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SECTION 109 HOST STATE LOAN-TO-DEPOSIT RATIOS
The Board of Governors of the Federal Reserve System, the Federal Deposit Insurance Corporation, and the Office of the Comptroller of the Currency ("the agencies") today are making public the host state loan-to-deposit ratios 1 that the agencies will use to determine compliance with Section 109 of the Riegle-Neal Interstate Banking and Branching Efficiency Act of 1994 (Interstate Act). Section 109 of the Interstate Act prohibits a bank from establishing or acquiring a branch or branches outside of its home state primarily for the purpose of deposit production. Effective March 11, 2000, Title I of the Gramm-Leach-Bliley Act expanded the coverage of Section 109 to include any branch of a bank controlled by an out-of-state bank holding company.
Section 109 provides a process to test compliance with the statutory requirements. The first step involves a loan-to-deposit ratio screen that compares a bank’s statewide loan-to-deposit ratio 2 to the host state loan-to-deposit ratio for a particular state. If the bank’s statewide loan-to-deposit ratio is at least one-half of the published host state loan-to-deposit ratio for that state, the bank has complied with Section 109. A second step is conducted if a bank’s statewide loan-to-deposit ratio is less than one-half of the published ratio for that state or if data are not available at the bank to conduct the first step. The second step requires the banking agencies to determine if the bank is reasonably helping to meet the credit needs of the communities served by the bank’s interstate branches. A bank that fails both steps is in violation of Section 109 and subject to sanctions by the agencies.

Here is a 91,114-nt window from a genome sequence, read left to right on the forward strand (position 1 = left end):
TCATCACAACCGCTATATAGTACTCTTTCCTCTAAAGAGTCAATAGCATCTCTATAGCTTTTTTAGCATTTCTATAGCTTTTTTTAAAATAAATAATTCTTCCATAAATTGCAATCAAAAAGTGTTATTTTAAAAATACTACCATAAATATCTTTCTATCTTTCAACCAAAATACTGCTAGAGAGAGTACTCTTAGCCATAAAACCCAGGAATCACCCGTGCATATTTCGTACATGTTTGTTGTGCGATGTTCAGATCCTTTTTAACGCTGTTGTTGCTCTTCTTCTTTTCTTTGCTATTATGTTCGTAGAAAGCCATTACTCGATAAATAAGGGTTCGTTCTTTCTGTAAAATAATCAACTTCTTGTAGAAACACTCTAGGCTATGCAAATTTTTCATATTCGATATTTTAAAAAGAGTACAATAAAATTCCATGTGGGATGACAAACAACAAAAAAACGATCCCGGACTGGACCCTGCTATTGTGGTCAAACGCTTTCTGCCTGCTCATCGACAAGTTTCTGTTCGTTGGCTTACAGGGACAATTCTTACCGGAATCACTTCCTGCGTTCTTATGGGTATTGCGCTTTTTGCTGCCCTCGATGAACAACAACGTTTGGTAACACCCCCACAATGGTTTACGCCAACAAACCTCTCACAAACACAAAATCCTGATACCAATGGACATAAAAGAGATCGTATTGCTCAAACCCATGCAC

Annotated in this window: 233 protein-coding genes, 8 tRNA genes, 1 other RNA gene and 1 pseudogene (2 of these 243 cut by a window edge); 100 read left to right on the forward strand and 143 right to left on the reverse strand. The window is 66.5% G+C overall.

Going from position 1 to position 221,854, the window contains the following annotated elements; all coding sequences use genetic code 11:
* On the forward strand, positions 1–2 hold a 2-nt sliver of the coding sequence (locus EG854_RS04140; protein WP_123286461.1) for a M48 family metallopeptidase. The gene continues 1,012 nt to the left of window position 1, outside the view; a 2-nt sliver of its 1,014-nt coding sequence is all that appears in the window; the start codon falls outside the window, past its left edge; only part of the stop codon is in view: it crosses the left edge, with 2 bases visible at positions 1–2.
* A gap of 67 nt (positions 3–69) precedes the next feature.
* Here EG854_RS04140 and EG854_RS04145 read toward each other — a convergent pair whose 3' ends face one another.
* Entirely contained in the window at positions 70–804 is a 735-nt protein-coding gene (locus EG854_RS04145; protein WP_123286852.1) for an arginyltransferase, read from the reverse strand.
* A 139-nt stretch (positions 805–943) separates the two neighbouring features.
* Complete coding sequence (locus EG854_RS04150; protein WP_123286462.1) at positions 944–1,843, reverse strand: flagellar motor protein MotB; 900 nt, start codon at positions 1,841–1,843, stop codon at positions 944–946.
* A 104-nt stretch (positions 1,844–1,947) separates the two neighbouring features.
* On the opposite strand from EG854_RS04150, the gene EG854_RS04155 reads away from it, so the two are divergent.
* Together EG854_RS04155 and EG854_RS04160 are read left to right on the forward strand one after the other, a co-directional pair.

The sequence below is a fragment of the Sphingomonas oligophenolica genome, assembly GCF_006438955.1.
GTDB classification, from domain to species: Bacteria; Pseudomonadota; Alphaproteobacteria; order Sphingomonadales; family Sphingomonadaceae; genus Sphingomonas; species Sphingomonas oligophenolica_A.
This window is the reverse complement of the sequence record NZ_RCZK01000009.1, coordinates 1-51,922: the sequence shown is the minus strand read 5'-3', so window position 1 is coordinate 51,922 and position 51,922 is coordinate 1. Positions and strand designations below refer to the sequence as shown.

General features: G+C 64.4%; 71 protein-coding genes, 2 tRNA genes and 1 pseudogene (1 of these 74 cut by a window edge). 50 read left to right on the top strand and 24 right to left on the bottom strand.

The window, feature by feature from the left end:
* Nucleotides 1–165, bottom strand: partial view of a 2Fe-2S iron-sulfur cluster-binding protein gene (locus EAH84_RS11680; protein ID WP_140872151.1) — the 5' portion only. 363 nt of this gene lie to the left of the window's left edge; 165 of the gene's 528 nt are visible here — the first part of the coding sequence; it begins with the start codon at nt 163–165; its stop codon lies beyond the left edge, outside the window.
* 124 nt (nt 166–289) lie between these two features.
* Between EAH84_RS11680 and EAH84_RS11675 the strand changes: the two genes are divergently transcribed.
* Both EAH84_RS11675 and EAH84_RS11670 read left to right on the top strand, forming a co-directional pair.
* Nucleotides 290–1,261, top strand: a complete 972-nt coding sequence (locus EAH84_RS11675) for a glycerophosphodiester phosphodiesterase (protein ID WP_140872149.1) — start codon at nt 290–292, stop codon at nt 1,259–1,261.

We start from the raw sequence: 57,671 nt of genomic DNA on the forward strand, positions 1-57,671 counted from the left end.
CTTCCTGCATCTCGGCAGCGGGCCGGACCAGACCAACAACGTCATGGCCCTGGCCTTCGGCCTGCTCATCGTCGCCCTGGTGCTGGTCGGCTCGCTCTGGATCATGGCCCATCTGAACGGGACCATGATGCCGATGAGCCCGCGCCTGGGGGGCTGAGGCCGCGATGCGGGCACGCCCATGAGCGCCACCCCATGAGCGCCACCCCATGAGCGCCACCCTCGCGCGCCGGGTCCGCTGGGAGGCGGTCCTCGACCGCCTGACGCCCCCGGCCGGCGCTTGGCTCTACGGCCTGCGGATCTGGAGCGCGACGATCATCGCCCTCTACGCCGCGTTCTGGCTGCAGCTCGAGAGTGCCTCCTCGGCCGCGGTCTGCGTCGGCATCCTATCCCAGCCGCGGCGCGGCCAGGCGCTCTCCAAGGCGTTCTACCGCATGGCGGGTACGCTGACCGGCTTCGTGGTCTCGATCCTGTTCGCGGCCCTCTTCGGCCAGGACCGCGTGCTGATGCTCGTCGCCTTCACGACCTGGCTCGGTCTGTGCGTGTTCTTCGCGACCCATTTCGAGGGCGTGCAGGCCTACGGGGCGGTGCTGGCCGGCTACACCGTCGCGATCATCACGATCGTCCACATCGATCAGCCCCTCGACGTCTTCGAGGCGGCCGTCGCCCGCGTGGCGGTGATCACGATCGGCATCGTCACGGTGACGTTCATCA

The agencies will update the host state loan-to-deposit ratios on an annual basis.
Due to the legislative intent against imposing regulatory burden, no additional data were collected from the institutions to implement Section 109. However, since insufficient lending data were available on a geographic basis to calculate the host state loan-to-deposit ratios directly, the agencies used a proxy to estimate the ratios. Accordingly, the agencies calculated the host state loan-to-deposit ratios using data obtained from the Call Reports and Summary of Deposits reports, as of June 30, 1999. For each home state bank, the agencies calculated the percentage of the bank’s total deposits attributable to branches located in its home state (determined from the Summary of Deposits), and applied this percentage to the bank’s total domestic loans (determined from the Call Report) to estimate the amount of loans attributable to the home state. The host state loan-to-deposit ratio was then calculated by separately totaling the loans and deposits for the home state banks, and then dividing the sum of the loans by the sum of the deposits. Banks designated as limited purpose or wholesale banks under the Community Reinvestment Act (CRA) were excluded from the host state loan-to-deposit calculation, recognizing that these banks could have very large loan portfolios, but few, if any, deposits. Credit card banks, which typically have large loan portfolios but few deposits, were also excluded, regardless of whether they had a limited purpose CRA-designation.
The host state loan-to-deposit ratios, and any changes in the way the ratio is calculated, will be made publicly available on an annual basis.
1 The host state loan-to-deposit ratio is the ratio of total loans in a state to total deposits from the state for all banks that have that state as their home state. For state-chartered banks and FDIC-supervised savings banks, the home state is the state where the bank was chartered. For national banks, the home state is the state where the bank's main office is located.
2 The statewide loan-to-deposit ratio relates to an individual bank and is the ratio of a bank's loans to its deposits in a particular state where the bank has interstate branches.
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